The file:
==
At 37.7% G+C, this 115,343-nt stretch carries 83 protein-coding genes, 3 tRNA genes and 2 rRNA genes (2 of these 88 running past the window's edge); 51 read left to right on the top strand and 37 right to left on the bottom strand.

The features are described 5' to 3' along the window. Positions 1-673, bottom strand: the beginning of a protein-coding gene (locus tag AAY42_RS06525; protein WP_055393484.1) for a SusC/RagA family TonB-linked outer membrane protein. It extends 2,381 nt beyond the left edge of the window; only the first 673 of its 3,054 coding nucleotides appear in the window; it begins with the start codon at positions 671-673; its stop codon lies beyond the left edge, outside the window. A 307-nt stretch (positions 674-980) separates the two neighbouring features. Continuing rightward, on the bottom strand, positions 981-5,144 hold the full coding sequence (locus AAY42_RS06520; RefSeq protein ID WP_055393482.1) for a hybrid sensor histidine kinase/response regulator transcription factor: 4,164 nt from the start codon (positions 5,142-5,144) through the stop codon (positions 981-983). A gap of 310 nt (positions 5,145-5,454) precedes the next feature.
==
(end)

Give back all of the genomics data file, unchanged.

At 37.7% G+C, this 115,343-nt stretch carries 83 protein-coding genes, 3 tRNA genes and 2 rRNA genes (2 of these 88 running past the window's edge); 51 read left to right on the top strand and 37 right to left on the bottom strand.

The features are described 5' to 3' along the window. Positions 1-673, bottom strand: the beginning of a protein-coding gene (locus tag AAY42_RS06525; protein WP_055393484.1) for a SusC/RagA family TonB-linked outer membrane protein. It extends 2,381 nt beyond the left edge of the window; only the first 673 of its 3,054 coding nucleotides appear in the window; it begins with the start codon at positions 671-673; its stop codon lies beyond the left edge, outside the window. A 307-nt stretch (positions 674-980) separates the two neighbouring features. Continuing rightward, on the bottom strand, positions 981-5,144 hold the full coding sequence (locus AAY42_RS06520; RefSeq protein ID WP_055393482.1) for a hybrid sensor histidine kinase/response regulator transcription factor: 4,164 nt from the start codon (positions 5,142-5,144) through the stop codon (positions 981-983). A gap of 310 nt (positions 5,145-5,454) precedes the next feature.